Yes light travels at a finite speed, but if it passes a large mass its path bends. so it would take longer to get to its destination as if did'nt pass any mass object at all. so say light was to move a distance x at a time where the universe was verry small, wouldn't it have a longer path due to the huge mass as it would now moving the same distance? I can imagen that there was more matter in a spot in the early universe as there is now resulting to a larger mass. or not?

When the universe was very small, matter and radiation were coupled. This means that radiation was absorbed and emitted all the time. So when the universe was very small, light was not able to free stream in the way it does today. That is why we say the early universe was opaque (because you wouldn't have been able to see anything). (Of course, humans wouldn't have been able to exist in the very early universe, so you wouldn't survive, let alone see anything).
As the universe went on, radiation and matter decoupled, and the first few photons that existed in the transparent universe started free-streaming, and can now be seen as the cosmic microwave background radiation.
After this, the universe was more dense than it was now, but there was no large structures like stars or galaxies. The galaxies formed sometime after this, and the universe kept expanding and the average density kept getting less.
Scientists only used light sources from relatively close galaxies to calculate their speed relative to us. Therefore, the density of the universe was pretty much the same as it is now when the light was made that they use to calculate age of universe.
(In other words, they didn't use light from the beginning of the universe to calculate the age of the universe).

Hello,

First of all, I want to commend you for your curiosity and interest in the universe. It's always exciting to see people asking questions and trying to understand the world around us.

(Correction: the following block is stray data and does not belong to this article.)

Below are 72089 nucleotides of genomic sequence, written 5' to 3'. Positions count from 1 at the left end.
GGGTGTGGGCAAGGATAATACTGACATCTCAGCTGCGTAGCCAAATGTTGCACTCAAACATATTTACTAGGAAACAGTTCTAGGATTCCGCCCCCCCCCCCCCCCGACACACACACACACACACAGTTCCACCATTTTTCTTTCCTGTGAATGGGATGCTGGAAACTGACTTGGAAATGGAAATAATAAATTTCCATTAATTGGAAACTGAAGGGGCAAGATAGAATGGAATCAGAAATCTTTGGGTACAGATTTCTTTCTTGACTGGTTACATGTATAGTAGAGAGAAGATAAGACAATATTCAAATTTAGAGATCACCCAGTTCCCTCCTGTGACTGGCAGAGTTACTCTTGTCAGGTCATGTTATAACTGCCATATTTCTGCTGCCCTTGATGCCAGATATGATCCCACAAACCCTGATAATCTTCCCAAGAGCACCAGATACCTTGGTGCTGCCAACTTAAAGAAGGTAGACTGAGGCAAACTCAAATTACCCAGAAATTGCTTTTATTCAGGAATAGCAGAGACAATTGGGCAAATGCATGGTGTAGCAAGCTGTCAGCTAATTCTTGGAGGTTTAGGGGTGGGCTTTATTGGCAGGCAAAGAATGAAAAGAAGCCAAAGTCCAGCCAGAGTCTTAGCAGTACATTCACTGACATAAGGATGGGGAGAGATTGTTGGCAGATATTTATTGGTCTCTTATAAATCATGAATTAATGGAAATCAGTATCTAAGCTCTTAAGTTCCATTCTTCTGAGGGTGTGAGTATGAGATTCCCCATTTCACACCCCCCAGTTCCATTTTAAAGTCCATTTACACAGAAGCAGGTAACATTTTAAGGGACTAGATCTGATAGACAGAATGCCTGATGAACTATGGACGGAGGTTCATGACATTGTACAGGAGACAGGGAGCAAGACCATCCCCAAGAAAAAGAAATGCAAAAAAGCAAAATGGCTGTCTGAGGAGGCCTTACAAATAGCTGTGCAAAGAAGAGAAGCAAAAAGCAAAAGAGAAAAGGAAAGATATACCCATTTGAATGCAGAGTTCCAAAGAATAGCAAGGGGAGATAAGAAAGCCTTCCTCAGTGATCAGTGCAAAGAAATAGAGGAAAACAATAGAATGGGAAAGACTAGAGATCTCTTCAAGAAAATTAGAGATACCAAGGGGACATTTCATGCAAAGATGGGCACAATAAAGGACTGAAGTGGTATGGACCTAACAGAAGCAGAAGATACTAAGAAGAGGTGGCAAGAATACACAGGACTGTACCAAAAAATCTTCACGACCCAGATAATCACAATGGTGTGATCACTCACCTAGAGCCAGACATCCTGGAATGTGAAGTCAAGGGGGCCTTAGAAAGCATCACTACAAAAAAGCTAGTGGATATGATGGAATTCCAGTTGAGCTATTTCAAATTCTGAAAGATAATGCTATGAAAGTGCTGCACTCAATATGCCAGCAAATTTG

To address your first point about looking deep into space and seeing the past, this is indeed true. The light from distant galaxies takes time to reach us, so when we observe them, we are seeing them as they were in the past. This is similar to how we see stars in our own galaxy - the light from them takes time to reach us, so we are seeing them as they were in the past.

In regards to your second point about time ticking differently depending on speed and mass, this is known as time dilation and is a consequence of Einstein's theory of relativity. Essentially, the faster an object moves or the closer it is to a massive object, the slower time will appear to pass for that object. This has been observed and measured in experiments and is a well-established phenomenon in physics.

To answer your question about how we would feel time moving slower in the early universe, the answer is that we wouldn't feel it. Time dilation is a very subtle effect and would not be noticeable to us on a human scale. It is only when objects are moving at very high speeds or are extremely massive that we can observe significant time dilation.